Tell me honestly, what was your first attempt at a Duke3D level like? :)
Designed and built specially for This Strife, it's Walters apartment.
I didn't really go for a full level right away. I did a whole bunch of small, one-room design studies where I'd try out various effects to make sure I knew how to do them. I went through the whole editing manual like this until I had a good grasp of what I was doing. I recall that some of my earlier maps were actually pretty neat. I made a deathmatch map that involved tubes leading from the edges of an arena to a central clear glass water tank. The cieling was lowered to nearly meet the outerwalkway to that the tube's topside was accessible (through some clever sector work) and each one had a water-filled opening. One could dive in, swim the length of the tube, and end up in the central water tank where you'd be visible (and vulnerable thanks to the splash damage of the RPG) to other players, all for the chance to get the Devastator and swim to an exit.
My first real singleplayer map (also playable in dukematch) was "Road War", a sort of post apocalyptic urban level in which every portion of every wall was SE13 destructible (so that stray rockets in Dukematch would cause damage to the environment) there was a sewer system with entrances/exits that corresponded to manholes on the surface, and several scripted "car comes out of nowhere, crashes into something and explodes spectacularly" events. Despite the level of technical effort that went into all the sector effects, the design and detail were still not up to my standards.
It was after buying the Duke XTreme addon pack that I decided to rethink my mapping philosophy. At that time Quake 2 had come out, and the level of detail in Quake 2 levels impressed me. That, coupled with exasperation from wading through a neverending supply of terrible Duke Nukem 3D levels (and buggy CON hacked addon weapons included on the disc) drove me to try something different.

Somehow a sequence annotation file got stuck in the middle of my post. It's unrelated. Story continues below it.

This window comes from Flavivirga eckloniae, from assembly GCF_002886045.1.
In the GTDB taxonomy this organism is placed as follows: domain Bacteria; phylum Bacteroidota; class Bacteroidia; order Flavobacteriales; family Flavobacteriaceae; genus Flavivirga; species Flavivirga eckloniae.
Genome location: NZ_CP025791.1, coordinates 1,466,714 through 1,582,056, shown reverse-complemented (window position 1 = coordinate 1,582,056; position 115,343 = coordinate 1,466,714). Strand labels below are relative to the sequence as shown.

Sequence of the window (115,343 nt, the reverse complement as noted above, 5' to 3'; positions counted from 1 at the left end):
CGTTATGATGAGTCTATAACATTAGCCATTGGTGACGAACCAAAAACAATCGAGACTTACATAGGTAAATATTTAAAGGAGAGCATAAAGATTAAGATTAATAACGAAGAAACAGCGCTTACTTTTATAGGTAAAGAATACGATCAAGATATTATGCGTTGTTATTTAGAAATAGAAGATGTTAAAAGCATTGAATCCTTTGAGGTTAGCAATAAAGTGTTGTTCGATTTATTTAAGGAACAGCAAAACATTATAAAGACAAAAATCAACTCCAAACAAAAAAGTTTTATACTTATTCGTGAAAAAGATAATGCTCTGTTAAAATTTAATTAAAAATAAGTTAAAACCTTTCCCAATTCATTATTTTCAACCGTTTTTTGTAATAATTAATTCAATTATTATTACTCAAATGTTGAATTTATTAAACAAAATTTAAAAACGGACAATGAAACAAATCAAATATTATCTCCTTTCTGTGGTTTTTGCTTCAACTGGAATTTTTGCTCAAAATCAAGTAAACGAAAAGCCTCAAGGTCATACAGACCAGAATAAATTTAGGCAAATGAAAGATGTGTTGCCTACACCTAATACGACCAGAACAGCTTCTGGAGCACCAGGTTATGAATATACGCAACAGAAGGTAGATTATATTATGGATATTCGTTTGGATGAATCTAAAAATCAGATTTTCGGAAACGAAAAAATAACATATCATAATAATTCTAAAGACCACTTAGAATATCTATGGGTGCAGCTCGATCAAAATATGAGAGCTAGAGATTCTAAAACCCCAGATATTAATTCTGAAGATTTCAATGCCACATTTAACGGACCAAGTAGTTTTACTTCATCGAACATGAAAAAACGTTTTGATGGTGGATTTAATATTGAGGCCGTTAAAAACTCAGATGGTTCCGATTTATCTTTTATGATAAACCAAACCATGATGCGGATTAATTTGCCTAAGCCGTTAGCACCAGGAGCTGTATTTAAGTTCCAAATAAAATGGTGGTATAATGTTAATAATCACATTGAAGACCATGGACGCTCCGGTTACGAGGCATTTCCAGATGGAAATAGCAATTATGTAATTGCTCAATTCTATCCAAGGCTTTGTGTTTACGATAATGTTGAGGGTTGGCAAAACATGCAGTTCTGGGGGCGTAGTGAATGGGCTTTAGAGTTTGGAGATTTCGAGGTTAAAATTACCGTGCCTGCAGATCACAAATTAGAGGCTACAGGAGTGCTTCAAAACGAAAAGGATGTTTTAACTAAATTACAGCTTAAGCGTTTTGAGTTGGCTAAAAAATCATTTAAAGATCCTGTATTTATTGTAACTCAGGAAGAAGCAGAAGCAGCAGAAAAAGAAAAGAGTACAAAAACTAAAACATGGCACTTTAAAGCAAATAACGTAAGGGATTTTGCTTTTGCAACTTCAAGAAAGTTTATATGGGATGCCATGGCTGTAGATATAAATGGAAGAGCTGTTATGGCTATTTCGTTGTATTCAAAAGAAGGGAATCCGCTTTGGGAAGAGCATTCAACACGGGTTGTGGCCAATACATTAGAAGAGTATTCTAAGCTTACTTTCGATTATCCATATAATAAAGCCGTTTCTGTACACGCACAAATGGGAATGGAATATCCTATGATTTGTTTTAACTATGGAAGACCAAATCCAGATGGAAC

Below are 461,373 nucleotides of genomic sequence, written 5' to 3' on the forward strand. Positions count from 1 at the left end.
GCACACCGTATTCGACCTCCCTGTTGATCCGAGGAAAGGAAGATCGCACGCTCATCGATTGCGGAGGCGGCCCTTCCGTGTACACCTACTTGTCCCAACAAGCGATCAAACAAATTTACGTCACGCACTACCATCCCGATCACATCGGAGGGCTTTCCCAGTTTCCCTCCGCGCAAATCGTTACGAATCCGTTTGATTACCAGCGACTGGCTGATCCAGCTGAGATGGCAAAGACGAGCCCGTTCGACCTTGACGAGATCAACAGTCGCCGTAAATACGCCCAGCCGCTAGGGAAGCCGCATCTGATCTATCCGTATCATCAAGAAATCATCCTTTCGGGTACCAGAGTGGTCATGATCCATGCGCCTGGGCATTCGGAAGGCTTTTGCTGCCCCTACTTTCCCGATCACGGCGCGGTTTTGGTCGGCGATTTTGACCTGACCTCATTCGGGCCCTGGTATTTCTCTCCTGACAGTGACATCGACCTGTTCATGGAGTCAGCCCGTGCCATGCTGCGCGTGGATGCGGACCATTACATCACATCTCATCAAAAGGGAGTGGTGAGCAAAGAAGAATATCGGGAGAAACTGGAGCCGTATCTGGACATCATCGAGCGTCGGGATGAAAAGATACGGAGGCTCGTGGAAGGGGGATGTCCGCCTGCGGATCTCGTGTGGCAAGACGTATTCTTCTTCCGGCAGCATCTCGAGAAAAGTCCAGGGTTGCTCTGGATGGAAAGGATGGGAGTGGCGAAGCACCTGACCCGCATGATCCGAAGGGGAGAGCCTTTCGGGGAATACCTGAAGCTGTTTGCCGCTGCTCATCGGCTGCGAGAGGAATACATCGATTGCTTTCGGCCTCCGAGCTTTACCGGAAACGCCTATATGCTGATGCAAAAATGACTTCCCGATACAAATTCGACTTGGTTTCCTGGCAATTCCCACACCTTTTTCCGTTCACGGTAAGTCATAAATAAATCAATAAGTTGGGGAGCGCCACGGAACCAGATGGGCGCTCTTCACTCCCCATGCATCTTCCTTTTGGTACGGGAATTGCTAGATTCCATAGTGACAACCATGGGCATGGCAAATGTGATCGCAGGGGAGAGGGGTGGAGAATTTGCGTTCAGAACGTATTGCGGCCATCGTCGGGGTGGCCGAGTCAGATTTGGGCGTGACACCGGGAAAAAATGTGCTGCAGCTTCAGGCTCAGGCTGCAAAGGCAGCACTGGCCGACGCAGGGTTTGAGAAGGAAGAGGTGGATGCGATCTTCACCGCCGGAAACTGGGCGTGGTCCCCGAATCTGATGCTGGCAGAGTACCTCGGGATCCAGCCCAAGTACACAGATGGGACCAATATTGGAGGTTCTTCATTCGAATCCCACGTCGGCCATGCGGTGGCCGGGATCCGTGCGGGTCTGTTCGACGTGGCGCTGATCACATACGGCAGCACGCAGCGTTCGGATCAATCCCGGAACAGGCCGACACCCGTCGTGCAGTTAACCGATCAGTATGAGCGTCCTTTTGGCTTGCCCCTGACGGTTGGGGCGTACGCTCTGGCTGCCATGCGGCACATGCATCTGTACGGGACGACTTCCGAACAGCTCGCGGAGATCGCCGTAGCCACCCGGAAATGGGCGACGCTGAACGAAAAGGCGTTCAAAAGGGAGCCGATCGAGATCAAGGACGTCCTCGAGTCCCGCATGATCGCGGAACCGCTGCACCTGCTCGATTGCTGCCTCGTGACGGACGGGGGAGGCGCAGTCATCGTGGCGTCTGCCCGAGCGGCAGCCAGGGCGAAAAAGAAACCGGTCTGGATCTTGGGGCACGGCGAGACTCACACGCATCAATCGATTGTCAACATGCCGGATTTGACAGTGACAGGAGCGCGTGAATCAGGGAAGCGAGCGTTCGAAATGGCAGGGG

Instead of churning out undetailed rooms in an effort to get my basic idea laid down as soon as possible, I took things unnecessarily slow. As tedious as it seemed to me, I forced myself to go over each and every room several times, adding detail and shadows until it looked better than anything I had to compare it with. The result was BobSP1.
I am going to tell you something that I have never told anyone before. In the past I have defended the barren nature of BobSP1 with excuses like "The enemies don't mesh with the uncharacteristically high level level of geometric deatil, as they are low resolution sprites." and "I was going for an eerie, lonely vibe". The plain truth is that I was so excited to finally be done with all the detailing that I forgot to add enemies before I uploaded it.
Why do you use the Build engine, why not Unreal or even Doom these days?
The story; The story is that while boating off the Coast of Japan,
your boat hit a jagged coral.
You are too far from shore to make it in time, and these
waters are widely reknown for their abundance of Sharks.
I do. Or rather I did. I made a number of Quake 2 maps before my inability to make the lighting work the way I wanted it to drove me away from the engine. I toyed around with Unreal Tournament, but I found the editor to be prohibitively unintuitive. My most recent attempt to map in a modern engine was Doom 3, but I didn't get anywhere with that because the editor contained within the game engine (accessed from the console) was a pain to use and the external editors online weren't much better, even using video tutorials from 3DBuzz. I eventually decided that it wasn't worth the effort, as I mapped for my own enjoyment rather than recognition and as such remaining "with the times" was not as important as sticking with an engine that I loved working with. These days I use (and am fairly proficient with) Maya, which allows me to export level geometry to any modern engine of my choosing. In a sense I have retroactively learnt to map for them all. :-)
You've pushed the Build engine to create some unique effects with your maps, which of these are your favourites?